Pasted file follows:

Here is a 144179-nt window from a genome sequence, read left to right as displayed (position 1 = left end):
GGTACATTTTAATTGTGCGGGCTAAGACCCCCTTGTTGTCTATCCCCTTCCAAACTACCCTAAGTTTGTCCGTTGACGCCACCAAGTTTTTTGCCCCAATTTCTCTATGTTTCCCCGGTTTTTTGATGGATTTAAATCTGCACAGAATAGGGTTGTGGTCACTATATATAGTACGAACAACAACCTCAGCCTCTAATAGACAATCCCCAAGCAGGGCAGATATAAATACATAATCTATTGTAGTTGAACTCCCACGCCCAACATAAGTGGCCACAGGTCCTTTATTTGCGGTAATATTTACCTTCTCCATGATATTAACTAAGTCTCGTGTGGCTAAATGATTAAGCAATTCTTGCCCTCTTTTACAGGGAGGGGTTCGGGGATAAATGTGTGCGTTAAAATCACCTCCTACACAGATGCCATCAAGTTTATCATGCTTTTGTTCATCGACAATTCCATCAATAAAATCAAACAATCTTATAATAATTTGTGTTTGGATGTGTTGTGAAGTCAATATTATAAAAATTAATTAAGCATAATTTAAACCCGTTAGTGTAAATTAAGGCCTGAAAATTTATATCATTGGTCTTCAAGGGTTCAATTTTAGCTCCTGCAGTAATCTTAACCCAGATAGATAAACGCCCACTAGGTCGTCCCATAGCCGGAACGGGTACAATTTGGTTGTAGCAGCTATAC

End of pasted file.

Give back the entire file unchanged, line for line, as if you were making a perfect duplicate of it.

Here is a 144179-nt window from a genome sequence, read left to right as displayed (position 1 = left end):
GGTACATTTTAATTGTGCGGGCTAAGACCCCCTTGTTGTCTATCCCCTTCCAAACTACCCTAAGTTTGTCCGTTGACGCCACCAAGTTTTTTGCCCCAATTTCTCTATGTTTCCCCGGTTTTTTGATGGATTTAAATCTGCACAGAATAGGGTTGTGGTCACTATATATAGTACGAACAACAACCTCAGCCTCTAATAGACAATCCCCAAGCAGGGCAGATATAAATACATAATCTATTGTAGTTGAACTCCCACGCCCAACATAAGTGGCCACAGGTCCTTTATTTGCGGTAATATTTACCTTCTCCATGATATTAACTAAGTCTCGTGTGGCTAAATGATTAAGCAATTCTTGCCCTCTTTTACAGGGAGGGGTTCGGGGATAAATGTGTGCGTTAAAATCACCTCCTACACAGATGCCATCAAGTTTATCATGCTTTTGTTCATCGACAATTCCATCAATAAAATCAAACAATCTTATAATAATTTGTGTTTGGATGTGTTGTGAAGTCAATATTATAAAAATTAATTAAGCATAATTTAAACCCGTTAGTGTAAATTAAGGCCTGAAAATTTATATCATTGGTCTTCAAGGGTTCAATTTTAGCTCCTGCAGTAATCTTAACCCAGATAGATAAACGCCCACTAGGTCGTCCCATAGCCGGAACGGGTACAATTTGGTTGTAGCAGCTATAC